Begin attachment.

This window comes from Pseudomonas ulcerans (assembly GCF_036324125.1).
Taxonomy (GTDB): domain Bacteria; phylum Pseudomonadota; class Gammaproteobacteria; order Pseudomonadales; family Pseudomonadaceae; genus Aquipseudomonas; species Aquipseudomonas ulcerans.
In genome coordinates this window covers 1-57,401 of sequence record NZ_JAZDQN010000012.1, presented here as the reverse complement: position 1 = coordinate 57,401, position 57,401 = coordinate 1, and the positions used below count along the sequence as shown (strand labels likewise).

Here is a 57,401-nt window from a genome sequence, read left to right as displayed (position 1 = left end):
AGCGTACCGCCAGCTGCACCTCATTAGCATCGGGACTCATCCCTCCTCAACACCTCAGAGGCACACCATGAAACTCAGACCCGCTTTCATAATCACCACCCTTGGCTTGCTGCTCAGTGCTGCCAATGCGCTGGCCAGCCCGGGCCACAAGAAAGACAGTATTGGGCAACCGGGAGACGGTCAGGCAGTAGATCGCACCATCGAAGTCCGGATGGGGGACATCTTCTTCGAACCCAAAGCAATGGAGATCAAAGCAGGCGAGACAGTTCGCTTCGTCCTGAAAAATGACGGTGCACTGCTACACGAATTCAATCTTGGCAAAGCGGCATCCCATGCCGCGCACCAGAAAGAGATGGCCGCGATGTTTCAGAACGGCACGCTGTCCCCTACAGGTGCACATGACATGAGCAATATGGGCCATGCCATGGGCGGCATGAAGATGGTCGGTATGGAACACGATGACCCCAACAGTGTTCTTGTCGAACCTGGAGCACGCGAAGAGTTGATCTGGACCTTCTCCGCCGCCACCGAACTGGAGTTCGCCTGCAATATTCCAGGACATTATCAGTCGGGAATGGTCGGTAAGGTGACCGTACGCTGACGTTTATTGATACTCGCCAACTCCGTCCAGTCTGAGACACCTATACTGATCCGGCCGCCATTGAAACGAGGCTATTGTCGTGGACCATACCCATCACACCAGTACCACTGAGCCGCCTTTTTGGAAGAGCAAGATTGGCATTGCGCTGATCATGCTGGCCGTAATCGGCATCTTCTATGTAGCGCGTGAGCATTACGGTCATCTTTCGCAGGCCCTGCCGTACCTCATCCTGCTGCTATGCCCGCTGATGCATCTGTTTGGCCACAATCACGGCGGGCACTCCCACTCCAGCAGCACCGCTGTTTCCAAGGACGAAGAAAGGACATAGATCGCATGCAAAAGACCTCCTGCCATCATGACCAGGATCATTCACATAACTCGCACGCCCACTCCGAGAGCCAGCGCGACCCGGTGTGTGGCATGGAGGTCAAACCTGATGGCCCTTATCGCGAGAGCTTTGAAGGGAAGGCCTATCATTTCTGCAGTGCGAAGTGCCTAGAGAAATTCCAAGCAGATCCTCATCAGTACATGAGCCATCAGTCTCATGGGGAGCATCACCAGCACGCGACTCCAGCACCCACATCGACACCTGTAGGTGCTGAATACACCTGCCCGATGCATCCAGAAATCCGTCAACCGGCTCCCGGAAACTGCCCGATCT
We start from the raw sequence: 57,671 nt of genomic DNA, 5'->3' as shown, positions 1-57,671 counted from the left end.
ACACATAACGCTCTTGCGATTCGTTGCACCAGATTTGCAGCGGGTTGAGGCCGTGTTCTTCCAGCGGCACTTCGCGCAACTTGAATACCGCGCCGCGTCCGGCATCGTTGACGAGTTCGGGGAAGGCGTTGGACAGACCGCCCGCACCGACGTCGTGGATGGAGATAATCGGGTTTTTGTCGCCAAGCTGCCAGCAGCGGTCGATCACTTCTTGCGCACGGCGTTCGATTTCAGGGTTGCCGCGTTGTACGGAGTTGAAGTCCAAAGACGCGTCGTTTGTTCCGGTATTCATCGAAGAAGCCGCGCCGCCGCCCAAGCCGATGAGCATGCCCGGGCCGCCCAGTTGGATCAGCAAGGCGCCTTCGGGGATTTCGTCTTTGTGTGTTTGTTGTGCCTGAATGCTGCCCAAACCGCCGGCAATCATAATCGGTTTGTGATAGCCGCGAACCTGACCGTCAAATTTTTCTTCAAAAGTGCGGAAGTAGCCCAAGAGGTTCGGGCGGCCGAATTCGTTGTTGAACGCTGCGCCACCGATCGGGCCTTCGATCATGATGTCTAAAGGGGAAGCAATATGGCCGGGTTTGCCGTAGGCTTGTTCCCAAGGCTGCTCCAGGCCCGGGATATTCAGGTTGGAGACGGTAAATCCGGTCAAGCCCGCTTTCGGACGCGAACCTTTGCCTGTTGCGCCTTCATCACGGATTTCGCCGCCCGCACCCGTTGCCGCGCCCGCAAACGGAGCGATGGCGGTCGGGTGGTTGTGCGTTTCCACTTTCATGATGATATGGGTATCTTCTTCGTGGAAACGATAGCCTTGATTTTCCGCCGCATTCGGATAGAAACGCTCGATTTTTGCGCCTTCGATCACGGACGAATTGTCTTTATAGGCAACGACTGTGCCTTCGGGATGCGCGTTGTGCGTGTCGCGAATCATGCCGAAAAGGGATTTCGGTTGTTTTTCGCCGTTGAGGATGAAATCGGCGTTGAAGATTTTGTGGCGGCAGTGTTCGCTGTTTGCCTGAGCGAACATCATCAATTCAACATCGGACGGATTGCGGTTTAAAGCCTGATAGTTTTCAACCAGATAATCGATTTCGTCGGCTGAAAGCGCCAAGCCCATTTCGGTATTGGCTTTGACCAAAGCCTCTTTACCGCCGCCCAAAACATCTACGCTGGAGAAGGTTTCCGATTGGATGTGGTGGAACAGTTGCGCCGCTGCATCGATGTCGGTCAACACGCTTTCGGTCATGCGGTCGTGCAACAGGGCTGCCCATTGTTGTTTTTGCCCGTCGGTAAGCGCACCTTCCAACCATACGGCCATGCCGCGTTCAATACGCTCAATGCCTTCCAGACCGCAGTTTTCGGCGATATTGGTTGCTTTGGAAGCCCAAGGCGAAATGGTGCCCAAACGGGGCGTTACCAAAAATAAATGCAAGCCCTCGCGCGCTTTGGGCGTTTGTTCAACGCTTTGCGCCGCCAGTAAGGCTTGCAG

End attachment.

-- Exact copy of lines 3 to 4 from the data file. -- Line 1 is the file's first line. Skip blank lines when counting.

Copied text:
In genome coordinates this window covers 1-57,401 of sequence record NZ_JAZDQN010000012.1, presented here as the reverse complement: position 1 = coordinate 57,401, position 57,401 = coordinate 1, and the positions used below count along the sequence as shown (strand labels likewise).

Here is a 57,401-nt window from a genome sequence, read left to right as displayed (position 1 = left end):